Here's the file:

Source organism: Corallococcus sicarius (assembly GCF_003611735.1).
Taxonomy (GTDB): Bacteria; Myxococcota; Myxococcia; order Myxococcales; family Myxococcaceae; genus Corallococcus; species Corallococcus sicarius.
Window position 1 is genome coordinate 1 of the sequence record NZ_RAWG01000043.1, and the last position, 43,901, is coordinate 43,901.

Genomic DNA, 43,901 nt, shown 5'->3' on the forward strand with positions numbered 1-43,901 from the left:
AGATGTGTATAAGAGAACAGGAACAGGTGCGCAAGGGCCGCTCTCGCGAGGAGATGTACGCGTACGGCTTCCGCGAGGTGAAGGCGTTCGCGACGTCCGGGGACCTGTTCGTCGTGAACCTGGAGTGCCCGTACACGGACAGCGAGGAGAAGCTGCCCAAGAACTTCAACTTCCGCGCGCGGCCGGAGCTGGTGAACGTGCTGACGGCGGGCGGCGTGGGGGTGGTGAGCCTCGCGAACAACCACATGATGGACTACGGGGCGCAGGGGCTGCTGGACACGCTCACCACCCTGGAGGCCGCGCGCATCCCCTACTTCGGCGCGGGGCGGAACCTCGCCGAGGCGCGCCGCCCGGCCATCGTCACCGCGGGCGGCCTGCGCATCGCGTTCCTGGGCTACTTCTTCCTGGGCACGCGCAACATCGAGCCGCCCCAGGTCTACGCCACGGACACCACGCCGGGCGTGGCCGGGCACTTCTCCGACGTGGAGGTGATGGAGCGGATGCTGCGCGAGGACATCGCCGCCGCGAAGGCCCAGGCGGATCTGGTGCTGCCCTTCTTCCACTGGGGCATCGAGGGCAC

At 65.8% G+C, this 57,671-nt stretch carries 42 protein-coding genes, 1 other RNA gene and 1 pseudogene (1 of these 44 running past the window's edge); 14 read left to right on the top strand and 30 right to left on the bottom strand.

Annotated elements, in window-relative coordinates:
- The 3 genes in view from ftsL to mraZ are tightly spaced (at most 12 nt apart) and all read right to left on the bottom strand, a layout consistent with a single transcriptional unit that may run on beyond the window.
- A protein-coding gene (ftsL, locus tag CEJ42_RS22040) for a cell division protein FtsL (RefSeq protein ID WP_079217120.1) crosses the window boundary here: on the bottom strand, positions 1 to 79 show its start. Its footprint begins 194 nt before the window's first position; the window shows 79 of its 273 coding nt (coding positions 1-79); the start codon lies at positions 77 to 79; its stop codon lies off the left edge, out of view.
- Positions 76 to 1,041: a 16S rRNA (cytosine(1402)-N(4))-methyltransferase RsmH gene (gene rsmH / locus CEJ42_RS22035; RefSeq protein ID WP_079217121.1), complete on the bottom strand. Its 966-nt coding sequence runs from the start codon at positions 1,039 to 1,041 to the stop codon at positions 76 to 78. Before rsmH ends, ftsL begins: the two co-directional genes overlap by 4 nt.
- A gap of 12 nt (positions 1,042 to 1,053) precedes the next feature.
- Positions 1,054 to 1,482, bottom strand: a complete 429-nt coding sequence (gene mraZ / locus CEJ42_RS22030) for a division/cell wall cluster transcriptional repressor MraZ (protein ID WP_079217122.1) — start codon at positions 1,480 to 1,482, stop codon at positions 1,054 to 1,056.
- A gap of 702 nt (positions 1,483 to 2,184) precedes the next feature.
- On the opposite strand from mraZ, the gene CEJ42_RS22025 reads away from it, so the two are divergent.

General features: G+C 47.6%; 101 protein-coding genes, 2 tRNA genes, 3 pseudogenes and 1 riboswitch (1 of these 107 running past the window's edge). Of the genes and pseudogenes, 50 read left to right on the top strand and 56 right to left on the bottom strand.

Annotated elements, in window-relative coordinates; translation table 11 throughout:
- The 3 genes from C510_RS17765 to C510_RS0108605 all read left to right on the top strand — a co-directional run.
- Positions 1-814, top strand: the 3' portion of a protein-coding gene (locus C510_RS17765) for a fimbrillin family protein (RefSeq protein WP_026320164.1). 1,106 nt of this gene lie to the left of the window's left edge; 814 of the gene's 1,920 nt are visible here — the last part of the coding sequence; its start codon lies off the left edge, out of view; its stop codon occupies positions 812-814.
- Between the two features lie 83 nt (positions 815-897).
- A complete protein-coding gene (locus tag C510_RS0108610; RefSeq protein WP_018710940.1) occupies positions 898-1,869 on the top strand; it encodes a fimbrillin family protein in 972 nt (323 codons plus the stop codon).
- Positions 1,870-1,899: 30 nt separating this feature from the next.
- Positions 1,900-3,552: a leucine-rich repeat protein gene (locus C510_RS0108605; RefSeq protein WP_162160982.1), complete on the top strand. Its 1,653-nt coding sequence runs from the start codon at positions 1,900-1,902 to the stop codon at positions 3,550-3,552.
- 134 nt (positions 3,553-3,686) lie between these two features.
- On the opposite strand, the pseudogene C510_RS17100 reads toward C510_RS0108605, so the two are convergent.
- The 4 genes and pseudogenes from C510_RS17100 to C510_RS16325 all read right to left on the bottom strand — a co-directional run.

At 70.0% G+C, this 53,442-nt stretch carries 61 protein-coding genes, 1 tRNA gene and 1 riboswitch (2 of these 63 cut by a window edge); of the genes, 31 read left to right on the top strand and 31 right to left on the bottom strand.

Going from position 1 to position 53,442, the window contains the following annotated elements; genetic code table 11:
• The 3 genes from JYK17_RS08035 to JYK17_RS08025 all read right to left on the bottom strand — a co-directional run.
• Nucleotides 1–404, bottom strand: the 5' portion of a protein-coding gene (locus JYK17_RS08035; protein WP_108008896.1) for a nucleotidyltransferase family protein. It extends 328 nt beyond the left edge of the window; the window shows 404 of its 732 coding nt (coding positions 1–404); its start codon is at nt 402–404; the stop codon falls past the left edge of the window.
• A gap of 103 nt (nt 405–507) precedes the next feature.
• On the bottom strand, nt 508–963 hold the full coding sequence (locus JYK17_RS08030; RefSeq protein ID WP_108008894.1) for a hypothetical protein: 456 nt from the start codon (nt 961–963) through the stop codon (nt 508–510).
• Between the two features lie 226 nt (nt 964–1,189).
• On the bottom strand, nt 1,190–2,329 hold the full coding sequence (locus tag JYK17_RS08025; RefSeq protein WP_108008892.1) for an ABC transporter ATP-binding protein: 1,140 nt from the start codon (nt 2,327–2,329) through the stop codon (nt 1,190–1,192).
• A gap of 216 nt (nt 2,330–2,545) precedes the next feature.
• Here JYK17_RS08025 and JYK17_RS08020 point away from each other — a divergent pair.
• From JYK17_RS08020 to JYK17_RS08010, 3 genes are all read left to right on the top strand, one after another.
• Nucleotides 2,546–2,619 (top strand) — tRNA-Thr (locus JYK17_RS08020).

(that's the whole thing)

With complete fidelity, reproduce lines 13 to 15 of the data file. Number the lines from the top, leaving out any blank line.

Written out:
- A gap of 702 nt (positions 1,483 to 2,184) precedes the next feature.
- On the opposite strand from mraZ, the gene CEJ42_RS22025 reads away from it, so the two are divergent.

General features: G+C 47.6%; 101 protein-coding genes, 2 tRNA genes, 3 pseudogenes and 1 riboswitch (1 of these 107 running past the window's edge). Of the genes and pseudogenes, 50 read left to right on the top strand and 56 right to left on the bottom strand.